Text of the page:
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Homework Help: Easy Linear Equation question

  1. Feb 6, 2010 #1
    1. The problem statement, all variables and given/known data

    I just have a general question.

    Suppose a,b and c are integers with a and b not both 0. There exists d=gcd(a,b) and ax+by=c.
    From this I know that d|a and d|b but how do I know that there exists x,y such that d|(ax+by) where ax+by does not equal d and d|c ?

    I cannot simply state that because d|ax and d|by, it must divide their sum. Or can I?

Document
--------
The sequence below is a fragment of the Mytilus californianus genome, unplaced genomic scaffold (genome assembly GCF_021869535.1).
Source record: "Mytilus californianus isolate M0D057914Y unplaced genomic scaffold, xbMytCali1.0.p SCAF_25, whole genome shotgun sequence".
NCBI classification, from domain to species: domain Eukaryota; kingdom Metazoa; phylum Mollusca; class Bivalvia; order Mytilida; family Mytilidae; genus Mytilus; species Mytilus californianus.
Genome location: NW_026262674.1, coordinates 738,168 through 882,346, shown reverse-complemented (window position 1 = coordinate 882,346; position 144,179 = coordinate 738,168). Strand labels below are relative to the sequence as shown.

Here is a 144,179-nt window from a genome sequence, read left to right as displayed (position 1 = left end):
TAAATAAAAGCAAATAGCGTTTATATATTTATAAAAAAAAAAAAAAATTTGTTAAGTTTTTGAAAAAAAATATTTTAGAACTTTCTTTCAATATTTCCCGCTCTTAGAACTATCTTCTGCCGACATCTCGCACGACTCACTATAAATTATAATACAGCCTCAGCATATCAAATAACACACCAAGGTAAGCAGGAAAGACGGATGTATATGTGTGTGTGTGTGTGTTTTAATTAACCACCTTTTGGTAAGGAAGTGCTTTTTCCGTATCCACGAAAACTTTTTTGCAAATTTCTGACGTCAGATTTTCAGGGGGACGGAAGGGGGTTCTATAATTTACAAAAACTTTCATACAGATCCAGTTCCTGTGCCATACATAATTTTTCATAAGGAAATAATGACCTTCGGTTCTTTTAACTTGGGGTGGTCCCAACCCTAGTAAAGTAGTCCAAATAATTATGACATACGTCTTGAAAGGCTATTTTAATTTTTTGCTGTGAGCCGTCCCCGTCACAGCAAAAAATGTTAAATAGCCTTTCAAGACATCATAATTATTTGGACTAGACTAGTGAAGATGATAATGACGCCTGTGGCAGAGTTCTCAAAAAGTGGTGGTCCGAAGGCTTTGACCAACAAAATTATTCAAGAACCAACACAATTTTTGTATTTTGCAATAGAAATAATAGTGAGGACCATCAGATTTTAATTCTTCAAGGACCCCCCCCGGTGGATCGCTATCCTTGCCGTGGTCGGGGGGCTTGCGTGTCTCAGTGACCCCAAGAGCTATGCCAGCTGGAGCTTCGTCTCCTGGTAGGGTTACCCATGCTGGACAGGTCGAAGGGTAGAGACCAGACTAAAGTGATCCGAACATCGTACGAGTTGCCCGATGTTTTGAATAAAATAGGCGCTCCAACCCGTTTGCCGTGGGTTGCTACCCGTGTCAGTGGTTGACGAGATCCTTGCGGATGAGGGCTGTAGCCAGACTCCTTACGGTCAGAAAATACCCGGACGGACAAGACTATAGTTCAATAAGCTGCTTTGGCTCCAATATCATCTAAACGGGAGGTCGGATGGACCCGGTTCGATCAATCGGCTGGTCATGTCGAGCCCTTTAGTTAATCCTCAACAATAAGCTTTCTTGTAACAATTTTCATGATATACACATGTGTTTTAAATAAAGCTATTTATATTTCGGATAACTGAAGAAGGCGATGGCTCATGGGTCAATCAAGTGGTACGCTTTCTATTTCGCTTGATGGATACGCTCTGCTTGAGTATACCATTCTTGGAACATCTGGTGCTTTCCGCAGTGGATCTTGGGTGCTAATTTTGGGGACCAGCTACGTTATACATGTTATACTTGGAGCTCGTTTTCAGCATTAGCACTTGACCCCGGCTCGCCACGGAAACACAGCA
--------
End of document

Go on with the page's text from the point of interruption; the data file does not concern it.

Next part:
Last edited: Feb 6, 2010
  2. jcsd
  3. Feb 6, 2010 #2
    If d|a and d|b, then d|(ax + by) for all integers x and y. This is very easy to see in different notation: If d|a and d|b, then a = a'd and b = b'd and ax + by = a'dx+b'dy = d(a'x+b'd).

    If d|(ax +by) and ax+by=c, then d|c obviously enough.

    However, it is possible that d = c. In fact, the Extended Euclidean Algorithm will produce an x and y such that ax + by = gcd(a,b).
  4. Feb 6, 2010 #3
    Thanks owlpride, that's what I was thinking but I just needed some reassurance.
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